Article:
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Capital Allowances have long been a cornerstone for many astute commercial property owners, offering businesses and individuals an avenue to offset their taxable income through investments in assets.

However, the fiscal landscape underwent a significant transformation with the initiation of the Super-Deduction in the financial year 2021-2022 and its eventual replacement with Full Expensing as of 31st March 2023.

The Super-Deduction Era

Inaugurated on 1st April 2021, the Super-Deduction was introduced as an augmented capital allowance. It enabled companies to deduct a whopping 130% of the value of their investment in the very first year, a considerable enhancement from the previously available 100% under the Annual Investment Allowance or the 18% Writing-Down Allowance.

Furthermore, the financial year 2021-2022 also witnessed the launch of a special rate first-year allowance, allowing firms to subtract 50% of their investment costs from their pre-tax profits.

The Impact of the Super-Deduction

Value of Capital Allowance claims minus balancing charges between financial year 2016 to 2017 and 2021 to 2022

An examination of the graph above, illustrates the value of Capital Allowance claims minus balancing charges from financial years 2016-2017 to 2021-2022, brings forth several intriguing insights:

  • Uptick in Total Capital Allowances Claims: During the fiscal year 2021-2022, the total capital allowances claims (minus the balancing charges) escalated to £121 billion, marking a robust increment of over £21 billion (or 22%) from the previous year.
  • Resurgence from Pre-Pandemic Levels: The Capital Allowance claims for the financial year 2021-2022 surpassed the pre-pandemic figures from 2019-2020 by a notable £13 billion, a 12% increase.
  • Super-Deduction’s Monumental Contribution: A key catalyst behind this surge in 2021-2022 was undeniably the Super-Deduction, contributing a substantial £30 billion, amounting to 26% of the total claims.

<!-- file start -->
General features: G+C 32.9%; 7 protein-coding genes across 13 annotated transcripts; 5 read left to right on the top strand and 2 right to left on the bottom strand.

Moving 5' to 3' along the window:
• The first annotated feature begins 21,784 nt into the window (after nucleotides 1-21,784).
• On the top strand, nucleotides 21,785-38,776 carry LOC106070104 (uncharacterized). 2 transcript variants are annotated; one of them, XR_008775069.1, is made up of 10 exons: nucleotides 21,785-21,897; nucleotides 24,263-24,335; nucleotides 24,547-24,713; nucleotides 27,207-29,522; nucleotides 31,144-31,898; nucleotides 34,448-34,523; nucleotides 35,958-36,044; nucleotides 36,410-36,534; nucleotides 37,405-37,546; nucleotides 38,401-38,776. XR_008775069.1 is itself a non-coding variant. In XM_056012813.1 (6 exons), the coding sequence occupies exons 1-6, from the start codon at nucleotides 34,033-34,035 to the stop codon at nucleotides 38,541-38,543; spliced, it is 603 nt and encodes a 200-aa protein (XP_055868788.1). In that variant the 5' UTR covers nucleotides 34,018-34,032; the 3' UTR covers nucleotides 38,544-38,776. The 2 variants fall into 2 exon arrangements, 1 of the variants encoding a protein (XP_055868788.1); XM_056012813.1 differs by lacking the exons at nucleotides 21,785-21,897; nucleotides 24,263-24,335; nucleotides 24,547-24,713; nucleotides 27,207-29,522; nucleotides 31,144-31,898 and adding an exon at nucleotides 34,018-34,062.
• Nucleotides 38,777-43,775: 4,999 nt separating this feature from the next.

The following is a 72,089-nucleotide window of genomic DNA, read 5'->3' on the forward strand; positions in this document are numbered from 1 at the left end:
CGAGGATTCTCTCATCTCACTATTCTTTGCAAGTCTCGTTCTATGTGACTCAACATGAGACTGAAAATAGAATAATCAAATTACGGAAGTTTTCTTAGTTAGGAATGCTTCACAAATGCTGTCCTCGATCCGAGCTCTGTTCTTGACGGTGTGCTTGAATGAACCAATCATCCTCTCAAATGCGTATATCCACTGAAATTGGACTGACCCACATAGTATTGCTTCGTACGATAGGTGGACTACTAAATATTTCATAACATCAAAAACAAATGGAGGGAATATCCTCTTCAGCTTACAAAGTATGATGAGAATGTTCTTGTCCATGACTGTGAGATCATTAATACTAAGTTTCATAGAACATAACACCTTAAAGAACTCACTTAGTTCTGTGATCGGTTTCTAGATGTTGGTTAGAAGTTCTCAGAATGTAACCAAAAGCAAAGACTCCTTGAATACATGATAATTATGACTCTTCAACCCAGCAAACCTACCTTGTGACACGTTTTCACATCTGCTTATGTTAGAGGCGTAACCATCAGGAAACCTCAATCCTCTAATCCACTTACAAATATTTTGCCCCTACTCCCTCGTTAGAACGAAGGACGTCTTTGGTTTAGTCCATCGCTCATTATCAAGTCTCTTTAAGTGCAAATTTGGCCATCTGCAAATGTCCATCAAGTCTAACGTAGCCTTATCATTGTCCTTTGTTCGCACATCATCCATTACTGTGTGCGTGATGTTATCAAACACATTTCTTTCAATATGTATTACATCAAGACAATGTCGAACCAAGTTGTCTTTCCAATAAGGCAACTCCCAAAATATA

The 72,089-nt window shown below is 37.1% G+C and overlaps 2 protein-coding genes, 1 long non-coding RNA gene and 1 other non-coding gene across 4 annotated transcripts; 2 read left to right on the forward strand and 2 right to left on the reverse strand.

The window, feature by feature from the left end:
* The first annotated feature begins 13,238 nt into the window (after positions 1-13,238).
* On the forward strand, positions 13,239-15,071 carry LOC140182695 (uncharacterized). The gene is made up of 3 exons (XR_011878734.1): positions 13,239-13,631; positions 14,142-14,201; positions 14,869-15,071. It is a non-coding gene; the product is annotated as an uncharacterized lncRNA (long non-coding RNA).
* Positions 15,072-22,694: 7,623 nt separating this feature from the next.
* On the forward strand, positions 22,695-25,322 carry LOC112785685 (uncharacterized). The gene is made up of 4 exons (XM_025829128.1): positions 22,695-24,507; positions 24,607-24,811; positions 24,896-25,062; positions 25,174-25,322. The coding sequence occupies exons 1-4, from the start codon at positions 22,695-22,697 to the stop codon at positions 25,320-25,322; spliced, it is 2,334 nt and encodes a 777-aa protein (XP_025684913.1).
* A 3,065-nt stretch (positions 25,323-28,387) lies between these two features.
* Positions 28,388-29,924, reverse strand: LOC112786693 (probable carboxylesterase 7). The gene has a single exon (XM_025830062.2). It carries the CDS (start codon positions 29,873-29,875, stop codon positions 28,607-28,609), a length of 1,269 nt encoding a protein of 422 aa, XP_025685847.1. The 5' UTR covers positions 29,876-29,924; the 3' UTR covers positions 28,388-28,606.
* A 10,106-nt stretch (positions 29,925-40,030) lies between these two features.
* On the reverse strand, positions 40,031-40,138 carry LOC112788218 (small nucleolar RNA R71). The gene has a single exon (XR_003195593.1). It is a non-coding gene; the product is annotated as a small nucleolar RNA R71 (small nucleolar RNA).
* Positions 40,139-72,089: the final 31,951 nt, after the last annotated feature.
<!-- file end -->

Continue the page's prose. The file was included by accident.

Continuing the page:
• Downtrend in Machinery and Plant – Main Pool: While the Super-Deduction flourished, the largest capital allowance category, the Machinery and plant – main pool, experienced a decline by about £10 billion in the recent financial year. This downturn is presumably a consequence of the super-deduction’s introduction.

Yet, a broader perspective is essential. The data for 2021-2022 captures only company accounting periods concluding between 1st April 2021 and 31st March 2022. With the Super-Deduction’s debut in April 2021, a sizeable portion of investments reported in this fiscal year would not have qualified for the super-deduction, having been made prior to its inception.

Full Expensing: The New Dawn
However, as with all fiscal instruments, change is inevitable. The Super-Deduction bid adieu on 31st March 2023, making way for its successor – Full Expensing. This new regime promises to be another pivotal tool for businesses, and details on its operations and impact will be keenly observed in the coming financial years.

The Super-Deduction era, albeit brief, marked a significant phase in Capital Allowances, invigorating investments with its generous tax reliefs. Now, with Full Expensing taking the helm, it remains to be seen how businesses will adapt and benefit from this latest fiscal instrument.

As always, businesses need to stay abreast of these changes to harness their full potential.